However, untreated waste water flows from the large Ariel settlement just 15 metres from the spring of Salfit: recently sewage flooded the spring, which is the source of Salfit water supply. Germany allocated money for a treatment plant for Salfit, but for three years Israeli authorities demanded a joint project. It was eventually approved but when work started, it was said to be close to the site of future settlements and construction was halted in 2000. A new site has been proposed, but as the new site is also in Area C, it is being held up by Israeli “planning considerations”. Since 1996, the JWC has postponed all wastewater projects proposed by the Palestinian Water Authority. In 2005, the entire Palestinian city of Qalqiliyya was flooded with sewage and waste water after the trunk line blocked, and it took three days for the army to get permission from Israel to clear the blockage. In this light, the Israeli Water Authority’s suggestion that “the Palestinians apparently prefer to let their wastewater flow into Israeli territory” (The Issue of Water Between Israel and Palestinians, Israeli Water Authority, March 2009) is unfair, if not provocative.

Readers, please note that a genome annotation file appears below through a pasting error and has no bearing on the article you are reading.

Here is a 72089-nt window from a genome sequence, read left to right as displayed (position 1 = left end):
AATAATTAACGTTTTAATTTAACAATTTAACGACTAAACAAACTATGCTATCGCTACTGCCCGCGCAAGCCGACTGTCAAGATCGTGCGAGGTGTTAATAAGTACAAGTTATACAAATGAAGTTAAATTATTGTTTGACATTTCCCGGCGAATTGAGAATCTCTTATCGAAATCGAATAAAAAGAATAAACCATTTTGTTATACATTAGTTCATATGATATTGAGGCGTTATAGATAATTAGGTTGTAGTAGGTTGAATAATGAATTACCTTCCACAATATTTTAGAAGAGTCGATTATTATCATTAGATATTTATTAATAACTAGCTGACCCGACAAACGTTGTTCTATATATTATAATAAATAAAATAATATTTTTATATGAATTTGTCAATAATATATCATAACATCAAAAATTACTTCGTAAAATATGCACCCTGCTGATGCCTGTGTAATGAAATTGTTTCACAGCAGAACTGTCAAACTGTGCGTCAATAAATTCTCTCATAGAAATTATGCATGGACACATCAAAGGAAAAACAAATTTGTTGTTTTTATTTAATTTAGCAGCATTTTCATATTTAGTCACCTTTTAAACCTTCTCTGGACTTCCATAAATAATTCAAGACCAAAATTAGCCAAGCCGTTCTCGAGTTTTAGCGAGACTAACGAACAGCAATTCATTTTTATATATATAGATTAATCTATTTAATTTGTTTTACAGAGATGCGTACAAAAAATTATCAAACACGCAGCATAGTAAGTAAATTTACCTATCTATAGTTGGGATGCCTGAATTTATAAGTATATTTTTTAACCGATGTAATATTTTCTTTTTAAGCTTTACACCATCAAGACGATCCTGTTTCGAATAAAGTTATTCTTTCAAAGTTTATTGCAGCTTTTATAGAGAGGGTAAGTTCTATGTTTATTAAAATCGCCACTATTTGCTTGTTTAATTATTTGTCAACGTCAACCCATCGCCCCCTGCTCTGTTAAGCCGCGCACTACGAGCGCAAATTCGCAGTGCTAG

Records show that the Palestinian projects which have been rejected or delayed by JWC would have benefitted 1.1 million beneficiaries. This is a bare minimum: in reality almost all Palestinians have been negatively affected by Israel’s water policies. The World Bank states that in practice movement and access restrictions present a “formidable, often insuperable constraint” for Palestinians to get projects implemented: “Essentially the Israeli Water Authority has veto power, and in order to solicit approvals on vital emergency water needs, the Palestinian Authority is forced into positions that compromise its basic policy principles.”